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Want to Slow Displacement? Then Build More Housing, Says Legislative Analyst’s Office

From the LAO report

From the LAO report

What will it take to make sure there’s a future for lower- and middle-income people in California? Anyone who has tried to look for a place to live recently knows that question is much more than an abstract policy discussion.

Increasingly, the high cost of housing in California is driving the state’s low- and middle-income workers farther from job centers and even out of the state.

In a report released yesterday, “Perspectives on Helping Low-Income Californians Afford Housing,” Sacramento’s Legislative Analyst’s Office (LAO), a nonpartisan advisory office that provides lawmakers with policy and budget analyses, tackles the sticky issue of displacement and what role, if any, new market-rate housing can play in stopping it.

It’s particularly timely, as no-growth activists in Los Angeles are currently gathering signatures to put a measure on the November ballot that would significantly hinder the city’s ability to plan for new housing growth.

The new report is a follow-up to the LAO’s report last March, which outlined the causes and consequences of California’s housing shortage, and, in short, says that given the scope of the problem, the only way to stem displacement on a large scale is to significantly increase the amount of new housing that gets built in California’s desirable coastal communities.

Too great a need for the status quo

The report notes that it’s simply unrealistic to expect that current strategies to prevent displacement, like voucher and affordable housing production programs, will meet the growing need of rent-burdened low-income households by themselves.

“While affordable housing programs are vitally important to the households they assist, these programs help only a small fraction of the Californians that are struggling to cope with the state’s high housing costs. The majority of low-income households receive little or no assistance and spend more than half of their income on housing,” according to the report.

“Extending housing assistance to low-income Californians who currently do not receive it — either through subsidies for affordable units or housing vouchers — would require an annual funding commitment in the low tens of billions of dollars. This is roughly the magnitude of the state’s largest General Fund expenditure outside of education (Medi-Cal),” the report says.

Policies like rent control, while they may benefit some existing tenants, don’t actually do much to address the problems in the long term because price controls don’t add new housing.

“Households looking to move to California or within California would… continue to face stiff competition for limited housing, making it difficult for them to secure housing that they can afford. Requiring landlords to charge new tenants below-market rents would not eliminate this competition,” according to the report. “Households would have to compete based on factors other than how much they are willing to pay. Landlords might decide between tenants based on their income, creditworthiness, or socioeconomic status, likely to the benefit of more affluent renters.”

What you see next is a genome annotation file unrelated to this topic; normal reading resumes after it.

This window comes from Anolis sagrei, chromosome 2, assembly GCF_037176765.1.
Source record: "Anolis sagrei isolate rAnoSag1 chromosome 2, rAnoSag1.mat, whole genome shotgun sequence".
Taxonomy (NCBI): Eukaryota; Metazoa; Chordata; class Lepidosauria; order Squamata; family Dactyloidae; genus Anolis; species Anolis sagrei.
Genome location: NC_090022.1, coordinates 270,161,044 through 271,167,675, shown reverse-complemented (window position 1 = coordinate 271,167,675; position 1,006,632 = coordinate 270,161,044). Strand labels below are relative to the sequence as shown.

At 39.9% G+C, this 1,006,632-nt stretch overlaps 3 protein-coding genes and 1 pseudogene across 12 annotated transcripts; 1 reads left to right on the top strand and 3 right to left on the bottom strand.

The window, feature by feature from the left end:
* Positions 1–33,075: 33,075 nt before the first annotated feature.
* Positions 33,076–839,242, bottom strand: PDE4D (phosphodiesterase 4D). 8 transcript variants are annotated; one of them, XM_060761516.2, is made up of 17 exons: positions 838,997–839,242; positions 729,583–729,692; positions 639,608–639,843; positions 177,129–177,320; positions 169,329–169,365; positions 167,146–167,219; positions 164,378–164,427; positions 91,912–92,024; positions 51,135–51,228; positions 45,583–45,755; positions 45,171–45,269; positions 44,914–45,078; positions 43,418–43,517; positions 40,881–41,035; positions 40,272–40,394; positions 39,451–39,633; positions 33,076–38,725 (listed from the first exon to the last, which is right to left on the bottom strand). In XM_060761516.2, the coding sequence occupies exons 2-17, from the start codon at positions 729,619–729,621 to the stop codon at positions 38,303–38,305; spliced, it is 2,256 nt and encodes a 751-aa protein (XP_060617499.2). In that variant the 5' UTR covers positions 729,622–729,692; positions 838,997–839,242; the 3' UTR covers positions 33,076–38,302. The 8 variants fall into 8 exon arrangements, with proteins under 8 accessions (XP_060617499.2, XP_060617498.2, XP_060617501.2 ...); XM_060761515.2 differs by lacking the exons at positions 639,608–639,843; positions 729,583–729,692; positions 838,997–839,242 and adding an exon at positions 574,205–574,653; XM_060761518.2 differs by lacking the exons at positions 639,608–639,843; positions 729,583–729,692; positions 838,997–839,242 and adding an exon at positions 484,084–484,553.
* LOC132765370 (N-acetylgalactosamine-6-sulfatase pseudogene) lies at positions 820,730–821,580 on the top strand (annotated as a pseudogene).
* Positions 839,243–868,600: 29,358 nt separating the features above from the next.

How does new housing help the poor? Read more…

Via Streetsblog California
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#DamienTalks 30 – SCAG’s Hasan Ikharta and the Pilot Program That Could Slay the Gas Tax

Today, #DamienTalks with Hasan Ikharta, the executive director of the Southern California Association of Governments about the pilot program that could be the second step in replacing the state’s gas tax with a vehicle miles traveled tax.

Ikhrata-2008Last week, the state announced it was looking for 5,000 drivers to participate in a pilot program to analyze different methods for replacing the state’s gas tax. Tax receipts have fallen in recent years as cars become more fuel efficient. While cleaner cars are a good thing, the state can’t keep up with the backlog of road repair projects that are needed to keep the state’s transportation network functioning.

So, they’re looking to do something different.

If you prefer your information in written form, and missed last week’s story on Streetsblog California, click here. If you’d like to sign up for the pilot program, click here.

At the end of the interview, we discuss SCAG’s long-term transportation planning and the opportunities to participate in that project. We are watching the LRTP closely at Streetsblog Los Angeles, and if you’re an interested Southern Californian, we urge you to follow that website for updates.

We’re always looking for sponsors, show ideas, and feedback. You can contact me at, at twitter @damientypes, online at Streetsblog California or on Facebook at StreetsblogCA.

Via Streetsblog California
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OPR to Host Webinars on Transportation Impacts Under Environmental Law

The Governor’s Office of Planning and Research (OPR) recently issued long-anticipated changes to a provision in California law that currently ranks traffic congestion as an environmental impact. For more details, see recent Streetsblog coverage here. The new guidelines are under a 45-day review period, with public comment being accepted until February 29.

OPR logoTo help educate and inform people about the upcoming changes, OPR will host two webinars in February. The webinars will give background information, go over the proposed changes, give examples of how the changes would affect various types of projects, and provide time for questions and answers.

Registration for each webinar is limited to 500 participants, but a recording will be available after the presentations on the OPR website.

OPR requests that people register for only one webinar to leave space for others, and you can always gather your colleagues and watch it together.